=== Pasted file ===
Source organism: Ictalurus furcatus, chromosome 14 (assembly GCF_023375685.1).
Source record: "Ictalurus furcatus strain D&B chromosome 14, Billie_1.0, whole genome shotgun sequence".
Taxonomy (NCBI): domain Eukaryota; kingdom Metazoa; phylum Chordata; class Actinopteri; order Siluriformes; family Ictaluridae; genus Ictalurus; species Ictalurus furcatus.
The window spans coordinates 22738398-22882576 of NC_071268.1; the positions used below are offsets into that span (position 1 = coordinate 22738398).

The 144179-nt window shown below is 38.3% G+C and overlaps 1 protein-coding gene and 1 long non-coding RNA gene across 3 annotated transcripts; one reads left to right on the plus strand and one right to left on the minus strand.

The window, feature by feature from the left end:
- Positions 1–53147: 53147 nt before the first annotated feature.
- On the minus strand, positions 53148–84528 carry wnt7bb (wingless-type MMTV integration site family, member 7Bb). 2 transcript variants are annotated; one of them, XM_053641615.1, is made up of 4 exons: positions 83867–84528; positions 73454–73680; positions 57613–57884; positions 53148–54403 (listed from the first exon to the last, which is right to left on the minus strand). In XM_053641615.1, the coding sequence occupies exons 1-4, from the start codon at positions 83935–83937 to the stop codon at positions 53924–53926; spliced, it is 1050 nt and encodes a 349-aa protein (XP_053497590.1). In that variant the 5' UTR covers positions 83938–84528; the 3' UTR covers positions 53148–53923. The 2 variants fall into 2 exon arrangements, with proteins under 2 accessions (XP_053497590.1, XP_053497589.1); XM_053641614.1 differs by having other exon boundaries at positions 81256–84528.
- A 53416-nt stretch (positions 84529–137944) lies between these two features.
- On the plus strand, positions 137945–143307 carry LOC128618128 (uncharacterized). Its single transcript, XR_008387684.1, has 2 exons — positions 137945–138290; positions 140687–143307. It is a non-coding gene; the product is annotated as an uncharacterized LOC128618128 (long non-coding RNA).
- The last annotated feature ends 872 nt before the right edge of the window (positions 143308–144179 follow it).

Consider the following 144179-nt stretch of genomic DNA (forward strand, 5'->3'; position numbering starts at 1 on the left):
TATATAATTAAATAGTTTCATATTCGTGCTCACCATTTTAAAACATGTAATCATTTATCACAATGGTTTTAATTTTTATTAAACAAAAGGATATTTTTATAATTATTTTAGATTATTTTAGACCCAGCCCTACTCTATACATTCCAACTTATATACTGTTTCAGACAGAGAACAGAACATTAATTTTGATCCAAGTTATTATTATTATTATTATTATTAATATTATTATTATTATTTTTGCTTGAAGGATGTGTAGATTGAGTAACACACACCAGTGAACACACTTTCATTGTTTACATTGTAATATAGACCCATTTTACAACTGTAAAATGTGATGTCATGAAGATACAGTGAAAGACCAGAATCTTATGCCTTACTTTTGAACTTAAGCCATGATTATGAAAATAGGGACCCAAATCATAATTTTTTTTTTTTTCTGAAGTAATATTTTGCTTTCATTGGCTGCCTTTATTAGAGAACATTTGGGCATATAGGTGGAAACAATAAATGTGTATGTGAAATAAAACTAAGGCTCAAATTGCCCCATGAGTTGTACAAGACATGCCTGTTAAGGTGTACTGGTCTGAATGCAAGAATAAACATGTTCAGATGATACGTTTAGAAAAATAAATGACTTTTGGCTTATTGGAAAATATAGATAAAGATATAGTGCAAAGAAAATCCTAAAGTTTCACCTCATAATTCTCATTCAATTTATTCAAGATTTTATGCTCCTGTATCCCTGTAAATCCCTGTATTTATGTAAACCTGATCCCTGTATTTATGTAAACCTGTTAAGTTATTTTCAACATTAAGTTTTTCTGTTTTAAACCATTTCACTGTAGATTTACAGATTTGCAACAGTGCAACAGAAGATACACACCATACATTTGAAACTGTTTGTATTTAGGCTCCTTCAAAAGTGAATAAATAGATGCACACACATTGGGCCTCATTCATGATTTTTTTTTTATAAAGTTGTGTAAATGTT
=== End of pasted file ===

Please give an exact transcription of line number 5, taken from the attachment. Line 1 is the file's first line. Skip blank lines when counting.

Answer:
The 144179-nt window shown below is 38.3% G+C and overlaps 1 protein-coding gene and 1 long non-coding RNA gene across 3 annotated transcripts; one reads left to right on the plus strand and one right to left on the minus strand.